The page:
It’s Good To Be Sceptical
Apparently, there is no evidence that red meat causes cancer after all. So, now who do we believe?
…Bradley Johnston, associate professor at Dalhousie University, said: “Based on the research, we cannot say with any certainty that eating red or processed meat causes cancer, diabetes or heart disease.”
The study’s author elaborated: “From 12 randomised controlled trials enrolling about 54,000 individuals, we did not find a statistically significant or an important association in the risk of heart disease, cancer or diabetes for those that consumed less red or processed meat.” (https://tinyurl.com/yyvwdv4l)
The perpetual variation in the direction ‘science’ and ‘experts’ point, on any issue, matters. The ‘ordinary person on the street’ may not be a scientist, but they’re also not stupid and can spot evidence that what they’re told ‘experts’ claim isn’t always: (1) what experts actually claim, (2) even certain (as claims change or are superseded), or (3) supporting of the conclusion they’re told it supports. In other words, they can spot ‘sciencism’ when they see it and are, rightly, dubious.
What is sciencism? At its core sciencism is the belief that anything which can be presented as though it is backed by science ought to be believed.
Over the years, however, enough claims have been found to be false, or misrepresented in their connotations, or superseded, as to make scepticism a reasonable and necessary position. While that is frustrating for those who make scientific claims which are then not believed, it actually places the unbeliever in a more scientifically rational position than those expecting automatic acceptance of the claim.
It’s accepted that healthy scepticism is essential for real science, yet it is criticised when it’s applied by ordinary people to scientific claims. What sciencism demands is, essentially, blind faith in scientific claims. It’s built on the appeal to authority logical fallacy, and often others too including cherry picking, appeal to emotion, the bandwagon, the black and white fallacy and so on.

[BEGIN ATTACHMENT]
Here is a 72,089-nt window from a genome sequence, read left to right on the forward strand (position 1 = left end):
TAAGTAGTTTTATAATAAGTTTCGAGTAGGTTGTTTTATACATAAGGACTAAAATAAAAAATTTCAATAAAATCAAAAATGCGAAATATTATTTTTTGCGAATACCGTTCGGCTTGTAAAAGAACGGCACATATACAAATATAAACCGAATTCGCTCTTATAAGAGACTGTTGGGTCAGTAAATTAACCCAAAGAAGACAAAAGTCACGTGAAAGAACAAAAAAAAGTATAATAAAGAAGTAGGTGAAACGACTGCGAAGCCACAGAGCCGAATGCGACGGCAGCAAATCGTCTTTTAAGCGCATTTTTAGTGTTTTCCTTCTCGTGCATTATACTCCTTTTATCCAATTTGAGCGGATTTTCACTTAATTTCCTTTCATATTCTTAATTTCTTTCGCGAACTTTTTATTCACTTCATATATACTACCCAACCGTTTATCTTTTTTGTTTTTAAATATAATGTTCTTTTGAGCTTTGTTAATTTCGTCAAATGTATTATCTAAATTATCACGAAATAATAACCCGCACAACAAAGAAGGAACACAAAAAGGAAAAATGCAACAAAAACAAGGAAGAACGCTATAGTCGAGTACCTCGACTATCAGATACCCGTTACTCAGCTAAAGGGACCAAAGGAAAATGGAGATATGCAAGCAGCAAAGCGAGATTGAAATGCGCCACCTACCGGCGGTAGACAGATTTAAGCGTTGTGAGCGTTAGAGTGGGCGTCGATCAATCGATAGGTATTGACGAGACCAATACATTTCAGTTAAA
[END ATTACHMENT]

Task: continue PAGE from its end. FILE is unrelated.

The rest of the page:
It’s important to note that none of this means the claims being made are false, but it does provide reasonable grounds for scepticism. A scepticism which ought to be equally applied to counter claims and a scepticism that applies to previously ‘unimpeachable’ ‘settled science’ about margarine, carbohydrates, red meat and others.
When it comes to bigger claims scepticism is even more important. On climate change the sheer weight of demands about individual freedom, state control, lifestyle and economy being made on the back of increasingly hysterical claims, makes our scepticism essential. A review of expert backed climate predictions, revealing a long list that has utterly failed to be reliable, certainly makes scepticism the more logical path. Against this we’re expected to believe the latest climate claims are better precisely because they are new. But were not all claims new at one point? In the world of climate change they have failed to deliver their dire conclusions.
There’s no reason, therefore, to rush headlong into global green socialism, throwing the baby out with the bathwater, on the basis of the latest panicked claims. Funny how the answer is always what globalists would have demanded anyway, even if Carbon Dioxide wasn’t labelled a bogey man – more state control, less freedom and higher taxes. Marrying climate change to the push for ever bigger more powerful state doesn’t help their cause. Environmentalism has cried wolf too many times to be automatically accepted when all of that is at stake.
The truth is out there, but promoters of sciencism don’t necessarily have it.
Being sceptical of sciencism, especially with climate change, protects your liberty.